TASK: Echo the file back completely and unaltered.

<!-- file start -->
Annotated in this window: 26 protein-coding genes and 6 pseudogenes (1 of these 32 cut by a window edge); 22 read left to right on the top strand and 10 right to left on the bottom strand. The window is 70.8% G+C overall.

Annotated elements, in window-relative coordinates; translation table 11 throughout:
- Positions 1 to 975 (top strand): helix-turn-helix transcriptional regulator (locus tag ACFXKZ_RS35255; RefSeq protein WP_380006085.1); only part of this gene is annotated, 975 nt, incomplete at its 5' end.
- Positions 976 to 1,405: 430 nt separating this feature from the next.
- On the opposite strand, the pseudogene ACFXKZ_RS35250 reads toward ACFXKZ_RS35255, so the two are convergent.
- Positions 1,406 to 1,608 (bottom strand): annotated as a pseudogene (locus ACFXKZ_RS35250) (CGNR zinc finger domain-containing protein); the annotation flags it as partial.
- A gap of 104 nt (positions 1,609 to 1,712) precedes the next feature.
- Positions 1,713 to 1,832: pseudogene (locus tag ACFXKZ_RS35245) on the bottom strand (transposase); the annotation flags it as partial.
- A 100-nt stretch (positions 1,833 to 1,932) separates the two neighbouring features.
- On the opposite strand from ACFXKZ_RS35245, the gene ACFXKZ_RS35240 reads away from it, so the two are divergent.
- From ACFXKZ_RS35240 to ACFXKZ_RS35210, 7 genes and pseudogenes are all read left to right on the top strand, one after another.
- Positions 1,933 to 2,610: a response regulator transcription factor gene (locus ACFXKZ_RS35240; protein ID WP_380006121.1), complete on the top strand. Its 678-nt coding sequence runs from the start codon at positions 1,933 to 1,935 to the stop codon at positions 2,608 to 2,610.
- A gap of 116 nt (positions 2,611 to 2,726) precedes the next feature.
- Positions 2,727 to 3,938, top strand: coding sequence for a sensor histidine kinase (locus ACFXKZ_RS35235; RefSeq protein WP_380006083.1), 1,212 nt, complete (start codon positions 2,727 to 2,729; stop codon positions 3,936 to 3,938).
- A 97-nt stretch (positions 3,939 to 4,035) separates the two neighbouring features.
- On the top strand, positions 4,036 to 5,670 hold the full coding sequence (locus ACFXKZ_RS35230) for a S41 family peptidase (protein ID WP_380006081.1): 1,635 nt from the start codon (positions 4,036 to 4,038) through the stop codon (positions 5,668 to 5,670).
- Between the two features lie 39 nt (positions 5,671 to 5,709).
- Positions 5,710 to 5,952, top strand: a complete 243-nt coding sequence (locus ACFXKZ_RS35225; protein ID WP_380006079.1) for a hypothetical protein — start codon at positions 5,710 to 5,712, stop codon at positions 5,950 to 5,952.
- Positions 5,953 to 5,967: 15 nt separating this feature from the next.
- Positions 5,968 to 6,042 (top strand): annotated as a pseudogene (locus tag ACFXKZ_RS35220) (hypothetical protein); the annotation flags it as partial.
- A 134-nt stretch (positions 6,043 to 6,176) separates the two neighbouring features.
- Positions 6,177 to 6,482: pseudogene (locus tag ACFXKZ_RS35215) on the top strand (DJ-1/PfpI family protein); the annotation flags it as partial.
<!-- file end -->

Annotated in this window: 26 protein-coding genes and 6 pseudogenes (1 of these 32 cut by a window edge); 22 read left to right on the top strand and 10 right to left on the bottom strand. The window is 70.8% G+C overall.

Annotated elements, in window-relative coordinates; translation table 11 throughout:
- Positions 1 to 975 (top strand): helix-turn-helix transcriptional regulator (locus tag ACFXKZ_RS35255; RefSeq protein WP_380006085.1); only part of this gene is annotated, 975 nt, incomplete at its 5' end.
- Positions 976 to 1,405: 430 nt separating this feature from the next.
- On the opposite strand, the pseudogene ACFXKZ_RS35250 reads toward ACFXKZ_RS35255, so the two are convergent.
- Positions 1,406 to 1,608 (bottom strand): annotated as a pseudogene (locus ACFXKZ_RS35250) (CGNR zinc finger domain-containing protein); the annotation flags it as partial.
- A gap of 104 nt (positions 1,609 to 1,712) precedes the next feature.
- Positions 1,713 to 1,832: pseudogene (locus tag ACFXKZ_RS35245) on the bottom strand (transposase); the annotation flags it as partial.
- A 100-nt stretch (positions 1,833 to 1,932) separates the two neighbouring features.
- On the opposite strand from ACFXKZ_RS35245, the gene ACFXKZ_RS35240 reads away from it, so the two are divergent.
- From ACFXKZ_RS35240 to ACFXKZ_RS35210, 7 genes and pseudogenes are all read left to right on the top strand, one after another.
- Positions 1,933 to 2,610: a response regulator transcription factor gene (locus ACFXKZ_RS35240; protein ID WP_380006121.1), complete on the top strand. Its 678-nt coding sequence runs from the start codon at positions 1,933 to 1,935 to the stop codon at positions 2,608 to 2,610.
- A gap of 116 nt (positions 2,611 to 2,726) precedes the next feature.
- Positions 2,727 to 3,938, top strand: coding sequence for a sensor histidine kinase (locus ACFXKZ_RS35235; RefSeq protein WP_380006083.1), 1,212 nt, complete (start codon positions 2,727 to 2,729; stop codon positions 3,936 to 3,938).
- A 97-nt stretch (positions 3,939 to 4,035) separates the two neighbouring features.
- On the top strand, positions 4,036 to 5,670 hold the full coding sequence (locus ACFXKZ_RS35230) for a S41 family peptidase (protein ID WP_380006081.1): 1,635 nt from the start codon (positions 4,036 to 4,038) through the stop codon (positions 5,668 to 5,670).
- Between the two features lie 39 nt (positions 5,671 to 5,709).
- Positions 5,710 to 5,952, top strand: a complete 243-nt coding sequence (locus ACFXKZ_RS35225; protein ID WP_380006079.1) for a hypothetical protein — start codon at positions 5,710 to 5,712, stop codon at positions 5,950 to 5,952.
- Positions 5,953 to 5,967: 15 nt separating this feature from the next.
- Positions 5,968 to 6,042 (top strand): annotated as a pseudogene (locus tag ACFXKZ_RS35220) (hypothetical protein); the annotation flags it as partial.
- A 134-nt stretch (positions 6,043 to 6,176) separates the two neighbouring features.
- Positions 6,177 to 6,482: pseudogene (locus tag ACFXKZ_RS35215) on the top strand (DJ-1/PfpI family protein); the annotation flags it as partial.